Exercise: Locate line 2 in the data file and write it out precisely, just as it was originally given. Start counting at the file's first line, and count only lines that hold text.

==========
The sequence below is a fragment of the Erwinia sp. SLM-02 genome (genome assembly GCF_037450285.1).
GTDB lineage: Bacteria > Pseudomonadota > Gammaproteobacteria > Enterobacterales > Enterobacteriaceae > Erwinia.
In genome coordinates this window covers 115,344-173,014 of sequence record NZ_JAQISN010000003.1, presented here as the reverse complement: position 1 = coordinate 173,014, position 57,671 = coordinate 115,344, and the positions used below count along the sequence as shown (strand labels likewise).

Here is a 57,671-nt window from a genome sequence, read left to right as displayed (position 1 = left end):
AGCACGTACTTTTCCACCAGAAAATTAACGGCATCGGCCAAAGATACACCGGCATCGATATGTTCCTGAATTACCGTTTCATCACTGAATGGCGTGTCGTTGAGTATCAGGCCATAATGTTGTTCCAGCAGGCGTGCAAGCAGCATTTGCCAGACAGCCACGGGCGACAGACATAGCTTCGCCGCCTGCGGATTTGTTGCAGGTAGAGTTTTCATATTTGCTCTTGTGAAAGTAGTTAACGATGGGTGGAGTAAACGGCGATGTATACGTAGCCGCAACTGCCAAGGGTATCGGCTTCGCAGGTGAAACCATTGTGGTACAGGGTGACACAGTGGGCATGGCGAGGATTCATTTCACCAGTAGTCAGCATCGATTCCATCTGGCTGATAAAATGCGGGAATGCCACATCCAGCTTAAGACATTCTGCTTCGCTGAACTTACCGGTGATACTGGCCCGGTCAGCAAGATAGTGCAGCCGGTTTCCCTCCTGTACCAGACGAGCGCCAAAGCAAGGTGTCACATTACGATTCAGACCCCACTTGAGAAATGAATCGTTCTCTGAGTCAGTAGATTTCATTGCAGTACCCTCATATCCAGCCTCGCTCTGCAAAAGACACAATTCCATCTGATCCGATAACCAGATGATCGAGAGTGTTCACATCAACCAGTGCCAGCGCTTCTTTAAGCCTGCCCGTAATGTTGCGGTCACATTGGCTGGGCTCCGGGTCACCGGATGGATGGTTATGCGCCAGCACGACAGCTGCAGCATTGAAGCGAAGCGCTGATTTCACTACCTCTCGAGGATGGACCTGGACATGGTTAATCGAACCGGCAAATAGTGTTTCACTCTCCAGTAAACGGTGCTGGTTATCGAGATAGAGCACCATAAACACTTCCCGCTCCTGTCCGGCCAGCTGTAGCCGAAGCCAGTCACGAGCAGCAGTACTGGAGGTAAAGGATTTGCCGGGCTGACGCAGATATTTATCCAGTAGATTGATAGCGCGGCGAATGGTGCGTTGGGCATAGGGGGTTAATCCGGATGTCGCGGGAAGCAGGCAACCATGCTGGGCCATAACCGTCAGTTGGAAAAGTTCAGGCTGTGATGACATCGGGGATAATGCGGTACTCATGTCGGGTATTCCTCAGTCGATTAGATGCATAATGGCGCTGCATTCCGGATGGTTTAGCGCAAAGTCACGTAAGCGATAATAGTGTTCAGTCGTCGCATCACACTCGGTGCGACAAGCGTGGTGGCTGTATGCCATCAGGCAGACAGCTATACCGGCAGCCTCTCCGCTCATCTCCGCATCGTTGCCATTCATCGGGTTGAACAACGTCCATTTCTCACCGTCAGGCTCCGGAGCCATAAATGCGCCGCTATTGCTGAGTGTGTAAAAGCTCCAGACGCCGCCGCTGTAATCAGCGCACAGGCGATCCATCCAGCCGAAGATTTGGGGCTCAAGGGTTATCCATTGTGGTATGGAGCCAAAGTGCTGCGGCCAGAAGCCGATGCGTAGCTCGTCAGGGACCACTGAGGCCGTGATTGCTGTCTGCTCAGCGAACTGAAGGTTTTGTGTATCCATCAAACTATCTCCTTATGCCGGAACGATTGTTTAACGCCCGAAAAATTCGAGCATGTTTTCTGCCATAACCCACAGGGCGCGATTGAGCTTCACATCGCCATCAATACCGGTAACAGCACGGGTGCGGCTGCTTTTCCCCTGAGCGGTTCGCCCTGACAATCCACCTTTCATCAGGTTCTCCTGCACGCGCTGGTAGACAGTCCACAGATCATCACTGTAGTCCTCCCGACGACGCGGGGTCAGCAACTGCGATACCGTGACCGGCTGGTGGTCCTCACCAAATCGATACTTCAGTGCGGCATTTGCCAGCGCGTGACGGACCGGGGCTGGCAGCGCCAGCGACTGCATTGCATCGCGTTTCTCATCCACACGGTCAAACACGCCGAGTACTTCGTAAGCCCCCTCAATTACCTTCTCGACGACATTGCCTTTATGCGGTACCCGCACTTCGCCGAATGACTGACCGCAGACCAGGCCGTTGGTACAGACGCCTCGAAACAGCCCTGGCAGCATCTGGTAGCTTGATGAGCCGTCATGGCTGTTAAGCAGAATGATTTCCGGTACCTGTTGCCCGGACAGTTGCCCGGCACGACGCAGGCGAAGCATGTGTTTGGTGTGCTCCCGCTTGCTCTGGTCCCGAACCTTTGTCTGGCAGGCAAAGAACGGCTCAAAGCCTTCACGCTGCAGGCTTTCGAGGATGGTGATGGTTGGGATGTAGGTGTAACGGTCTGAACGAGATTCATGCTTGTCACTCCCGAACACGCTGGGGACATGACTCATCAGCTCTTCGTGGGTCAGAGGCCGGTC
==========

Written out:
GTDB lineage: Bacteria > Pseudomonadota > Gammaproteobacteria > Enterobacterales > Enterobacteriaceae > Erwinia.